We headed out toward the Charles Bridge. The day was grey and raining, in that Shakespearean way when the elements are in sympathy with the sadness. I found it hard to concentrate. We had lunch, but I was too tired for general sightseeing. I wanted to lie down for a while, and Cad was happy to take a side trip to Costco.

Back at the hotel, napping didn’t bring much relief, as the "what ifs" of a failed relationship haunted me. But the bubble bath Cad picked up for me in Costco felt good.

We had accomplished one thing that day, getting tickets to the Prague Symphony Orchestra at Smetana Hall in the Municipal Building. And so we ended the day in beauty, with Dvorak’s 9th Symphony washing over us.

Here’s Dvorak's New World Symphony for home use. If you have 6 minutes, it’s really worth viewing. The video, from a German producer Volkmar on YouTube, starts out very straightforward, but it quickly enters the whimsical world of Balloonman looking for love, with a “hooked on classics” back-beat, and Thomas Crown Affair split screens. The twist at the end connects it to the universal saga of, yes, love and death. Strangely comforting.

It seems Prague is in the air. Here's the NY Times 36 Hours in Prague, which is a ten-most e-mailed article today.

Wednesday, March 21, 2007

Q.Q.F. File: The Strange Case of the Missing Corpse

No, it’s not a newly discovered Sherlock Holmes or Nancy Drew. It’s from the Merry Quips Department from the people who brought us The Avengers.

Filmed on the set of the episode Honey for the Prince, the last of the black & white Emma Peel episodes, it was a three-minute promotion for the American market announcing that the next season would be in color.

It was only seen as still photographs in books, until recently.

Steed in evening dress is particularly handsome, Mrs. Peel’s second entrance is stunning (this one’s for you, Tim), and banter abounds. Please note the music: you'll hear several of the series theme motifs, besides the classic opening. It's very well done. Good times all around.

Monday, March 19, 2007

The New Nico

Steed’s brother Osbert and I enjoyed an imaginative concert Friday night at Zankel Hall, Carnegie’s smaller venue programmed for the more adventurous parts of the classical music world. The snow-sleet had accumulated by the evening, giving the night a beautiful whiteness, charged with crisp, clean cold air as I walked over to 57th street.

The concert was programmed by John Adams as part of his farewell to the Composer’s Chair at Carnegie, and it featured one of his protégés, Nico Muhly.

Til now, Nico could only refer to the startling beauty who cut such a vibrant swath across the 1960s. That may change as this charismatic, accomplished, 25-year composer and musician continues to make his mark. (Although the original Nico “pre-punk’s celestial wraith” still has her followers, as Simon Reynolds tells us, by way of Mr. Wolcott. There must be something in the air. . . .)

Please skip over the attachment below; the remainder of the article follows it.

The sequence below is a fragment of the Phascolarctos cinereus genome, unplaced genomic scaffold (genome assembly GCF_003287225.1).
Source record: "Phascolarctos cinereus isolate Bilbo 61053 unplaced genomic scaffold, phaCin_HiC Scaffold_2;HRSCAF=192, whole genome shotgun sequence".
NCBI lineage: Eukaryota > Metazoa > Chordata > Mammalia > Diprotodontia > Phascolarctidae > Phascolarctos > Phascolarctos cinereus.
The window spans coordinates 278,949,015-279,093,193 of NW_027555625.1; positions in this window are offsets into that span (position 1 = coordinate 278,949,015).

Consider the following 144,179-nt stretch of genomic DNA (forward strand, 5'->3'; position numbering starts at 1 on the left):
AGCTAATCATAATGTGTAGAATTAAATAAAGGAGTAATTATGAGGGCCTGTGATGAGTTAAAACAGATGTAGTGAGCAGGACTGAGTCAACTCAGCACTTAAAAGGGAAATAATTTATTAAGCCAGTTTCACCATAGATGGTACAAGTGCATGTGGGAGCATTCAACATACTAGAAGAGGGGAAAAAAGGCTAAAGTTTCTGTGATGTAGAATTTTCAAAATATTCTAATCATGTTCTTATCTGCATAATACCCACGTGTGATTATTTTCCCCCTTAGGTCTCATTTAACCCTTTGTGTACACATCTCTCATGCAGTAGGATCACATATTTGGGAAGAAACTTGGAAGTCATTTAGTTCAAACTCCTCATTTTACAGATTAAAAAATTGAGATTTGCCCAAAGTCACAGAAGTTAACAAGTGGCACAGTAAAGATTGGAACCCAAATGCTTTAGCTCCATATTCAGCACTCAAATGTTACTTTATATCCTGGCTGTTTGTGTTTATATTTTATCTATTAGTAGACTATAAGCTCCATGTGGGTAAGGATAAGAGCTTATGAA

Our contemporary Nico is reminiscent of Rufus Wainwright in the embodiment of beauty and ability. His collaborators are all young, deeply talented, photogenic musicians. Maybe there is something in a name . . .

For this concert, Nico reached back to his Anglican choir boy roots to pieces of Renaissance polyphony that he particularly loves. He performed his own pieces against the a capella masterpieces, performed by George Steel’s Vox Vocal Ensemble, creating an interesting antiphonal evening.

As much as I could appreciate the obvious accomplishment of Nico’s work, for me it all paled greatly against the light of the genius of the Renaissance. Especially the powerful Weelkes “When David Heard,” with Absalom’s mournful lament for his son in dramatic 6-part writing.

What was exciting about this mixture of musical genres was what it offered to the audience. The sold-out crowd was mostly the young downtowners, attracted by that magnetic pull of the hip-who-are-really-talented. For Nico to give his imprimatur to Renaissance music is a valuable thing. The Vox Ensemble was sterling in their performance—it was an excellent introduction for those who would never go to a Tallis Scholars concert. The best of all types of classical music must make it into the living space of the next generation. Maybe Nico will post something about it on his MySpace page, then all will be well.

Osbert quite enjoyed the evening. He had been commissioned by George to create a new edition of the Byrd "Senex puerum portabat." By a strange quirk of fate, we were sitting center seats, second row, so close that we could see the Vox holding Osbert’s scores. It was a very nice New York moment.

Monday, March 12, 2007

Travels with Cadfael: Entr'Acte, Vienna to Prague